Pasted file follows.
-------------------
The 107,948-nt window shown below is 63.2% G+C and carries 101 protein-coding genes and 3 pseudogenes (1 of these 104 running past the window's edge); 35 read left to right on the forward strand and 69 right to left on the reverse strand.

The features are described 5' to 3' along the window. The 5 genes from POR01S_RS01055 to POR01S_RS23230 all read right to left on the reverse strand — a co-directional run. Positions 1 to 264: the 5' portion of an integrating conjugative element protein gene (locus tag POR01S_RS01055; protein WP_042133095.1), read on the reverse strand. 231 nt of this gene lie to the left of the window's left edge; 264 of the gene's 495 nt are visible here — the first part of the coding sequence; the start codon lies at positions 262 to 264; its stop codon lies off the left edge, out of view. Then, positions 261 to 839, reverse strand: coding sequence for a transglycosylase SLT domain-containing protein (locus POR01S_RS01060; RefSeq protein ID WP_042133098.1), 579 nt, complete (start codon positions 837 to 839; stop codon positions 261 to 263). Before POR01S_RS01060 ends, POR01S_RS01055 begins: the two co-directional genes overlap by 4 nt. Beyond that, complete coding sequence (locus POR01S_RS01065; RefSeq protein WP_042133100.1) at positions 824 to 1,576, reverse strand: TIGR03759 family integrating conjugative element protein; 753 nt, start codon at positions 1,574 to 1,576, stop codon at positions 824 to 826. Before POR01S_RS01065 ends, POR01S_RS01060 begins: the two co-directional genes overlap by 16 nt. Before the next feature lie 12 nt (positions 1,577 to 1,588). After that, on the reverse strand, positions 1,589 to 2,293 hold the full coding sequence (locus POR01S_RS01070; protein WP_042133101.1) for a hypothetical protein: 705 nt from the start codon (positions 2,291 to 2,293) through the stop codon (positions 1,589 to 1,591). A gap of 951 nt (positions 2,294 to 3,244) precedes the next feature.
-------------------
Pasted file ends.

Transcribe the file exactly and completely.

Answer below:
The 107,948-nt window shown below is 63.2% G+C and carries 101 protein-coding genes and 3 pseudogenes (1 of these 104 running past the window's edge); 35 read left to right on the forward strand and 69 right to left on the reverse strand.

The features are described 5' to 3' along the window. The 5 genes from POR01S_RS01055 to POR01S_RS23230 all read right to left on the reverse strand — a co-directional run. Positions 1 to 264: the 5' portion of an integrating conjugative element protein gene (locus tag POR01S_RS01055; protein WP_042133095.1), read on the reverse strand. 231 nt of this gene lie to the left of the window's left edge; 264 of the gene's 495 nt are visible here — the first part of the coding sequence; the start codon lies at positions 262 to 264; its stop codon lies off the left edge, out of view. Then, positions 261 to 839, reverse strand: coding sequence for a transglycosylase SLT domain-containing protein (locus POR01S_RS01060; RefSeq protein ID WP_042133098.1), 579 nt, complete (start codon positions 837 to 839; stop codon positions 261 to 263). Before POR01S_RS01060 ends, POR01S_RS01055 begins: the two co-directional genes overlap by 4 nt. Beyond that, complete coding sequence (locus POR01S_RS01065; RefSeq protein WP_042133100.1) at positions 824 to 1,576, reverse strand: TIGR03759 family integrating conjugative element protein; 753 nt, start codon at positions 1,574 to 1,576, stop codon at positions 824 to 826. Before POR01S_RS01065 ends, POR01S_RS01060 begins: the two co-directional genes overlap by 16 nt. Before the next feature lie 12 nt (positions 1,577 to 1,588). After that, on the reverse strand, positions 1,589 to 2,293 hold the full coding sequence (locus POR01S_RS01070; protein WP_042133101.1) for a hypothetical protein: 705 nt from the start codon (positions 2,291 to 2,293) through the stop codon (positions 1,589 to 1,591). A gap of 951 nt (positions 2,294 to 3,244) precedes the next feature.